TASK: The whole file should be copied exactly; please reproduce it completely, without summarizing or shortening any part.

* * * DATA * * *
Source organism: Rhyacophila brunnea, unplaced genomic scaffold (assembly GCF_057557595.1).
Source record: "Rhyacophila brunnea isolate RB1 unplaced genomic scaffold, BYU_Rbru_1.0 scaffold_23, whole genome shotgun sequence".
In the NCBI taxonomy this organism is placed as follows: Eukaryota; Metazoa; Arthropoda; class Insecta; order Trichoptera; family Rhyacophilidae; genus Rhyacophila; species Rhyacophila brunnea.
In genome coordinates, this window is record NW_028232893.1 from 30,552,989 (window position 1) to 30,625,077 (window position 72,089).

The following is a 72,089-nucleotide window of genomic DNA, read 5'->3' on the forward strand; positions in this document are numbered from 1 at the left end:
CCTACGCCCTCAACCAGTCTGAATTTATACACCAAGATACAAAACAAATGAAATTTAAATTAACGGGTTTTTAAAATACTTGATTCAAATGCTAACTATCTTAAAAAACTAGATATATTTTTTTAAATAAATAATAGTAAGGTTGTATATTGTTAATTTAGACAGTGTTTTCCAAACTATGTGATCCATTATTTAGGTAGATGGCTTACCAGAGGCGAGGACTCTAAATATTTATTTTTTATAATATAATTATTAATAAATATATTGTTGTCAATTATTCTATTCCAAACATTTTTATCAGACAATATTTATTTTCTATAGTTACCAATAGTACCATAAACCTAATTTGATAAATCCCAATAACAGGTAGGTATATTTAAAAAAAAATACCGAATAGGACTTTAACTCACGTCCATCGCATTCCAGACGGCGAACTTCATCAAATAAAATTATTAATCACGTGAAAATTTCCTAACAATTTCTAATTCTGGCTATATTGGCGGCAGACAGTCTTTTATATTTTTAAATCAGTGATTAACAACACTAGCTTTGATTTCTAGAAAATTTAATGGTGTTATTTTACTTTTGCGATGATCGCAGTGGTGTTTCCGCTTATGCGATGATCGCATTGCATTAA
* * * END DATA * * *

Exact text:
Source organism: Rhyacophila brunnea, unplaced genomic scaffold (assembly GCF_057557595.1).
Source record: "Rhyacophila brunnea isolate RB1 unplaced genomic scaffold, BYU_Rbru_1.0 scaffold_23, whole genome shotgun sequence".
In the NCBI taxonomy this organism is placed as follows: Eukaryota; Metazoa; Arthropoda; class Insecta; order Trichoptera; family Rhyacophilidae; genus Rhyacophila; species Rhyacophila brunnea.
In genome coordinates, this window is record NW_028232893.1 from 30,552,989 (window position 1) to 30,625,077 (window position 72,089).

The following is a 72,089-nucleotide window of genomic DNA, read 5'->3' on the forward strand; positions in this document are numbered from 1 at the left end:
CCTACGCCCTCAACCAGTCTGAATTTATACACCAAGATACAAAACAAATGAAATTTAAATTAACGGGTTTTTAAAATACTTGATTCAAATGCTAACTATCTTAAAAAACTAGATATATTTTTTTAAATAAATAATAGTAAGGTTGTATATTGTTAATTTAGACAGTGTTTTCCAAACTATGTGATCCATTATTTAGGTAGATGGCTTACCAGAGGCGAGGACTCTAAATATTTATTTTTTATAATATAATTATTAATAAATATATTGTTGTCAATTATTCTATTCCAAACATTTTTATCAGACAATATTTATTTTCTATAGTTACCAATAGTACCATAAACCTAATTTGATAAATCCCAATAACAGGTAGGTATATTTAAAAAAAAATACCGAATAGGACTTTAACTCACGTCCATCGCATTCCAGACGGCGAACTTCATCAAATAAAATTATTAATCACGTGAAAATTTCCTAACAATTTCTAATTCTGGCTATATTGGCGGCAGACAGTCTTTTATATTTTTAAATCAGTGATTAACAACACTAGCTTTGATTTCTAGAAAATTTAATGGTGTTATTTTACTTTTGCGATGATCGCAGTGGTGTTTCCGCTTATGCGATGATCGCATTGCATTAA